Though farming dozens of plots across several sites in Hawke’s Bay’s Havelock Hills, the iconic Coleraine vineyard, sitting opposite the modern winery, is still a principal source of fruit for the icon wine and other top wines in this portfolio. It is a steeply sloping, north-facing site, but all vineyards are cropped low and planted to suit the variety of soil types from sandy loams, to clay and silica, across the various sites.
Though much of Te Mata’s fame lies with the Bordeaux blends Coleraine and Awatea, and the Bullnose Syrah, there is in fact quite a diverse portfolio here. Their Gamay is one that I have reviewed very positively in the past, but in July 2019 two Pinot Noir wines from site chosen specifically for the variety came on stream – 20 years after vines were planted, and with 15 un-released experimental vintages under their belt. Chardonnay, Viognier and Sauvignon Blanc make up the white wine selection, all from estate vineyards.
This was my fourth tour of New Zealand’s wine regions since I first visited in 2006. Even in the relatively short period of 14 years much has changed, not only is the expansion of vineyards and the focus on ‘regionality’ becoming ever more pronounced, but confidence and quality are keeping up. Winemakers in Marlborough, for example, were alert to the potential of ‘Sauvignon overload’, and have diversified their offering, while the Pinots of Central Otago have reined back oak and extraction to produce much finer wines at the top end. Syrah in Hawke’s Bay has been a revelation.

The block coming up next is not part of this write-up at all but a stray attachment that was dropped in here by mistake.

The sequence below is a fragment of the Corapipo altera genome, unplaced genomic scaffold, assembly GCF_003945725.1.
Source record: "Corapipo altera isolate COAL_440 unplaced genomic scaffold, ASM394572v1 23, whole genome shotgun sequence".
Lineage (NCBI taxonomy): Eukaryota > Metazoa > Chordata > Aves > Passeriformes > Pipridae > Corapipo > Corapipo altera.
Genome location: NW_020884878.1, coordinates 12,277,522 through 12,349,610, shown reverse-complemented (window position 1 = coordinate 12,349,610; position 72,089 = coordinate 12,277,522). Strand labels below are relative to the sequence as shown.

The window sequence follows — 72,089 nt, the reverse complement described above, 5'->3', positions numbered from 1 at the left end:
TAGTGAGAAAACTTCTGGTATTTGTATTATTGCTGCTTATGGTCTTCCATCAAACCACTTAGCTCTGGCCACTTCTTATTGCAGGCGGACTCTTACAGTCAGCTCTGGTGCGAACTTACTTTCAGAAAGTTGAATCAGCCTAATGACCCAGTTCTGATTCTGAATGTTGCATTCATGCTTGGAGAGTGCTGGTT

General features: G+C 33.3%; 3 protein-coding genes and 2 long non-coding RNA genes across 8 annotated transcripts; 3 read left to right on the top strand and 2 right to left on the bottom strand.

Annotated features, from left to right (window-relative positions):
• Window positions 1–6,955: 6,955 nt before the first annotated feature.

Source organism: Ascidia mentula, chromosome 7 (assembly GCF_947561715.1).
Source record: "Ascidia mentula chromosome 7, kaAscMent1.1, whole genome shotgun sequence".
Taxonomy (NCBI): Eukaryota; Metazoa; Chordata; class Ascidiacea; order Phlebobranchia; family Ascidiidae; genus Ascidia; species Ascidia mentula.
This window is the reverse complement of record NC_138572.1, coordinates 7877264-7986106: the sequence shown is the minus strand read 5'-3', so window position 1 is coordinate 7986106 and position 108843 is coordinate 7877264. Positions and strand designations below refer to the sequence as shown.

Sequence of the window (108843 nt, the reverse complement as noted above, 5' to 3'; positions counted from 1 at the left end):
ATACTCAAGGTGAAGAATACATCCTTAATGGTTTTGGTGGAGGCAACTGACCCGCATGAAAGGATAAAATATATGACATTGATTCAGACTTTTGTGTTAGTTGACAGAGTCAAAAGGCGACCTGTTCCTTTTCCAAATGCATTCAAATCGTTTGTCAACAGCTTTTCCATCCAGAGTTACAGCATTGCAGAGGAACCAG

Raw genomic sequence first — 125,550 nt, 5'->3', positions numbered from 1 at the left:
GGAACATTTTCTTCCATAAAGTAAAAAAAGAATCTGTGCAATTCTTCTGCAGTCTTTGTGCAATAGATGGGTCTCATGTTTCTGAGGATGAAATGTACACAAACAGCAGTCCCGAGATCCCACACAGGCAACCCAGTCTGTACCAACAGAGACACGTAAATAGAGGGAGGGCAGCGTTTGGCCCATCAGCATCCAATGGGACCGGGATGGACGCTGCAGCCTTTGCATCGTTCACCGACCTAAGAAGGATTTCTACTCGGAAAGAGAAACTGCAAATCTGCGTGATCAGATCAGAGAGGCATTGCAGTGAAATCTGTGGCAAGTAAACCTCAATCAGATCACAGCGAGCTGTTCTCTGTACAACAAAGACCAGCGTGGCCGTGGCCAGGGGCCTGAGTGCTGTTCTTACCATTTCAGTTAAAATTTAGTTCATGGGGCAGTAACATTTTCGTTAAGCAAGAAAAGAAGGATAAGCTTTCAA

It remains a breathtakingly beautiful and diverse country, seemingly filled with warm, welcoming winemakers, always humble but always confident, and very much focused on the ‘long game’ of coaxing the very best from their soils and vineyards.
Above all, New Zealand can be a country of great surprises. I can understand how one grape variety, and one region, represents the entirety of New Zealand’s wine industry for many consumers, but there is such a wealth of detailed, beautifully balanced and pure wines that it is an increasingly exciting wine country to explore. Over 300 wines were tasted and written up for this report, so I hope that provides plenty of inspiration.
Go back to part I – New Zealand 2020 overview and Kumeu River